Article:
Married to Oil

I say a lot of negative things about being married to oil, and certain aspects of it do make me feel sometimes frustrated and powerless, on both personal and cultural levels. But the truth is, as with most things, it's complicated.

My initial response to my husband’s job when we met wasn’t quite disdain, but I didn’t really consider it a positive situation. Secretly, I had it on my mental list of things that I hoped might change sometime in our future, if we had a future. I thought maybe it was temporary stage that he would shift out of, like the few years that I was thinking about law school before I realized that it wouldn't be a good fit for what I really wanted. He loved Minnesota so much, and he was such a nice guy, how could this industry be his future?

My husband was living the high life through oil and it was hard to not feel a little resentful when I was still teaching. I couldn't keep up. He made four times what I was making as a teacher, and yet we worked a similar amount of hours (a circumstance which also put into stark relief for me the values of our culture). Before we were married, I followed him and his job across the country, and then couldn't afford to go home with him on vacation. Of course he was helpful in that matter, but the principle of it was awkward.

I struggled with his job for a while, until I looked around me and realized that he was one of the few people I knew experiencing professional contentment. He liked his job. He felt adequately compensated and felt that he had an appropriate amount of time off. It was challenging and it made use of his education. At that point, in our late 20s, reflecting on the fact that very few of my peers felt positive about their work, I hung in there. Watching him, I realized I had never once in my academic career thought about science. Biology? Engineering? Chemistry? In a hundred years, those possibilities wouldn’t have crossed my mind when I took my university degree.

Still though, even after watching him feel appreciative of and challenged by his work, and trying to view it in that light, I felt dirty. Now I was in deeper; there was no doubt that money from the oil industry flowed down my gullet and into my frequent flyer mile balance. I felt like a traitor to my values, because at the same time, I was personally wrestling with my own strong dislike for my job (the underpaid, helping-people type of job). I was also learning more about sustainability, trying to reconcile my pleasure from fashion with the waste it produced. Trying to understand how to enjoy fashion and not over-consume. And noticing the vast web of links between fashion and petroleum products.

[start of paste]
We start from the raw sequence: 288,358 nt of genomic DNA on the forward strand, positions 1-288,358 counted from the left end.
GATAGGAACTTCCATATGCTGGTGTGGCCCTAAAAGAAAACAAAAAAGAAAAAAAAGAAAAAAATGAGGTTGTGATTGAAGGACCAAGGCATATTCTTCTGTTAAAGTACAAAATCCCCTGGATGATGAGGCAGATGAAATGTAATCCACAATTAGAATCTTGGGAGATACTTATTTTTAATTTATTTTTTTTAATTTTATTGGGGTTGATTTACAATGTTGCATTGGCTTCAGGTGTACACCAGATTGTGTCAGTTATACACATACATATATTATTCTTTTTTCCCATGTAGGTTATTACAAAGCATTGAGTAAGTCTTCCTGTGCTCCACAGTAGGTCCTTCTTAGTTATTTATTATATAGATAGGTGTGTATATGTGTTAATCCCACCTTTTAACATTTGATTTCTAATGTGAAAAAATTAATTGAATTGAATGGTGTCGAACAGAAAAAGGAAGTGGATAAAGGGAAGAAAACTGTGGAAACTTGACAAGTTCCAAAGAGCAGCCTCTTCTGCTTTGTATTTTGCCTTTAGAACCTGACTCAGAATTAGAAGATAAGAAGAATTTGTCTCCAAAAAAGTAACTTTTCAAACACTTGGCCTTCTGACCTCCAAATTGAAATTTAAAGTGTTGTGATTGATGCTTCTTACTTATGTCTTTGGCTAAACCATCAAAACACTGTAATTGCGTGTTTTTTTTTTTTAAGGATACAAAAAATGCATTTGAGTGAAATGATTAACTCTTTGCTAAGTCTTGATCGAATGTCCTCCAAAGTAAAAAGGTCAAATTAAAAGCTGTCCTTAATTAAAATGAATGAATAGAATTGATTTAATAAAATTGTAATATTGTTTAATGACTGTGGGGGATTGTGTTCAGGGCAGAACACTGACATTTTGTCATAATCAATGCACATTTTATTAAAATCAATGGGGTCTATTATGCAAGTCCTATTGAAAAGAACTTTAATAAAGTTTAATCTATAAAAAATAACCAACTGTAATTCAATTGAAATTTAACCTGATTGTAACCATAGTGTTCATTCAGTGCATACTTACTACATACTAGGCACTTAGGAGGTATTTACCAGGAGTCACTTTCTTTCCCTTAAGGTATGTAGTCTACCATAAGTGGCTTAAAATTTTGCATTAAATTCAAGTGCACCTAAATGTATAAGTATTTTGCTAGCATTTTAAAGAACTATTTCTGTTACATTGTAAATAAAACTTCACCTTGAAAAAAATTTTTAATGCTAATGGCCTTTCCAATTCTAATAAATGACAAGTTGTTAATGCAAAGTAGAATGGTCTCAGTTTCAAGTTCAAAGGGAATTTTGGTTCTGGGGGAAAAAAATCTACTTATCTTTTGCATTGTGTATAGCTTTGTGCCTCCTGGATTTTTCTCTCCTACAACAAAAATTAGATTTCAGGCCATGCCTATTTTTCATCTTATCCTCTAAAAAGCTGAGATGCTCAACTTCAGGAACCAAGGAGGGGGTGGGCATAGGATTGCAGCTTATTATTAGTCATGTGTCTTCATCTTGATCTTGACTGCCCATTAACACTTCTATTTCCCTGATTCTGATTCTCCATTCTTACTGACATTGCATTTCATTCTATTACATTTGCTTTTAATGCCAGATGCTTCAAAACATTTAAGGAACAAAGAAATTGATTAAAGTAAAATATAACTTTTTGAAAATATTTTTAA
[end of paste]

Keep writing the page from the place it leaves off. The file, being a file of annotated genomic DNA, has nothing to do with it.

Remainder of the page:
My husband giving up a career path that he cares about and for which he is well-suited would not necessarily change the North American cultural dependence on oil. Not to mention that his industry needs people that care about environmental consequences and long-term plans, as much as short-term profits, which I am proud to say he does.

There is oil in our food products, and in our refrigerator. There is oil in hair products and makeup. There is oil in furniture and in many types of clothing and textiles. Without oil, at this point in time, there is no flying for almost anyone, and there is very little driving to work. Without oil, there is not much to buy in North America, frankly, since North Americans no longer produce much of what we buy. With no oil, consumer goods would stay in Southeast Asia (those that can be made without petroleum products, that is), and we would all head back to the farm. Where we would struggle, because we would have to farm the old-fashioned way, without vehicles, pesticices and fertilizers. The list of ways that we choose short-term comfort by way of fossil-fuel cost goes on forever.

We make efforts to use less petroleum in our household, and to live more lightly, and my husband's career helps me do that. We live well as a direct result of his work, and we try to use his generous compensation to consciously support small, local, and sustainable entities. Many of our peers in more socially responsible fields cannot afford to do that because of lower compensation. It's complicated, and I'm grateful to understand enough now to know that.